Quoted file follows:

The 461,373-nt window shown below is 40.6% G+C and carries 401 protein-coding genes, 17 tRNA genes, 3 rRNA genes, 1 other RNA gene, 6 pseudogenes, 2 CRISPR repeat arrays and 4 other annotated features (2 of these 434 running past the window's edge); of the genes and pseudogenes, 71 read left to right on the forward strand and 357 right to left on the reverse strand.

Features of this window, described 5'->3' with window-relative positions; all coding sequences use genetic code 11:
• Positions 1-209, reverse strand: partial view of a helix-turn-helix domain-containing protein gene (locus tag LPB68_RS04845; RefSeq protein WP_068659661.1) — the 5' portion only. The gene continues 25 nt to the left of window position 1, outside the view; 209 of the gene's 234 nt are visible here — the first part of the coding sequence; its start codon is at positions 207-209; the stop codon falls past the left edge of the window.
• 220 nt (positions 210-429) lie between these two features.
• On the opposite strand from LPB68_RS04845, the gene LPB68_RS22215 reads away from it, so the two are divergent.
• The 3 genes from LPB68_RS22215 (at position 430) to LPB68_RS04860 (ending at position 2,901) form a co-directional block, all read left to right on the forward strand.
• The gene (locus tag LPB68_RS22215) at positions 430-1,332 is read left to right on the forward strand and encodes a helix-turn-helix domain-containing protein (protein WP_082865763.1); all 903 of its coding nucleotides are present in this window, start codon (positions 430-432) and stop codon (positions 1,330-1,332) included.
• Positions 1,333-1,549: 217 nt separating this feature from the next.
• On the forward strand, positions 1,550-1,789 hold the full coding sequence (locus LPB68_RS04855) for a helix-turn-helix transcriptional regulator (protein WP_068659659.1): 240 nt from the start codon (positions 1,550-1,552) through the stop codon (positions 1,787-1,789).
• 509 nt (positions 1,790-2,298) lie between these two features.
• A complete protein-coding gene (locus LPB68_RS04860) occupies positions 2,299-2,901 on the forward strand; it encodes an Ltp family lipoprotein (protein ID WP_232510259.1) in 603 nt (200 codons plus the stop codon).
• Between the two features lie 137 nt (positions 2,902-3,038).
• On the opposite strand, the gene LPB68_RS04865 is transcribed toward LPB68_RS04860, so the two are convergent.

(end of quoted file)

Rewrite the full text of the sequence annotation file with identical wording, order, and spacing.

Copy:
The 461,373-nt window shown below is 40.6% G+C and carries 401 protein-coding genes, 17 tRNA genes, 3 rRNA genes, 1 other RNA gene, 6 pseudogenes, 2 CRISPR repeat arrays and 4 other annotated features (2 of these 434 running past the window's edge); of the genes and pseudogenes, 71 read left to right on the forward strand and 357 right to left on the reverse strand.

Features of this window, described 5'->3' with window-relative positions; all coding sequences use genetic code 11:
• Positions 1-209, reverse strand: partial view of a helix-turn-helix domain-containing protein gene (locus tag LPB68_RS04845; RefSeq protein WP_068659661.1) — the 5' portion only. The gene continues 25 nt to the left of window position 1, outside the view; 209 of the gene's 234 nt are visible here — the first part of the coding sequence; its start codon is at positions 207-209; the stop codon falls past the left edge of the window.
• 220 nt (positions 210-429) lie between these two features.
• On the opposite strand from LPB68_RS04845, the gene LPB68_RS22215 reads away from it, so the two are divergent.
• The 3 genes from LPB68_RS22215 (at position 430) to LPB68_RS04860 (ending at position 2,901) form a co-directional block, all read left to right on the forward strand.
• The gene (locus tag LPB68_RS22215) at positions 430-1,332 is read left to right on the forward strand and encodes a helix-turn-helix domain-containing protein (protein WP_082865763.1); all 903 of its coding nucleotides are present in this window, start codon (positions 430-432) and stop codon (positions 1,330-1,332) included.
• Positions 1,333-1,549: 217 nt separating this feature from the next.
• On the forward strand, positions 1,550-1,789 hold the full coding sequence (locus LPB68_RS04855) for a helix-turn-helix transcriptional regulator (protein WP_068659659.1): 240 nt from the start codon (positions 1,550-1,552) through the stop codon (positions 1,787-1,789).
• 509 nt (positions 1,790-2,298) lie between these two features.
• A complete protein-coding gene (locus LPB68_RS04860) occupies positions 2,299-2,901 on the forward strand; it encodes an Ltp family lipoprotein (protein ID WP_232510259.1) in 603 nt (200 codons plus the stop codon).
• Between the two features lie 137 nt (positions 2,902-3,038).
• On the opposite strand, the gene LPB68_RS04865 is transcribed toward LPB68_RS04860, so the two are convergent.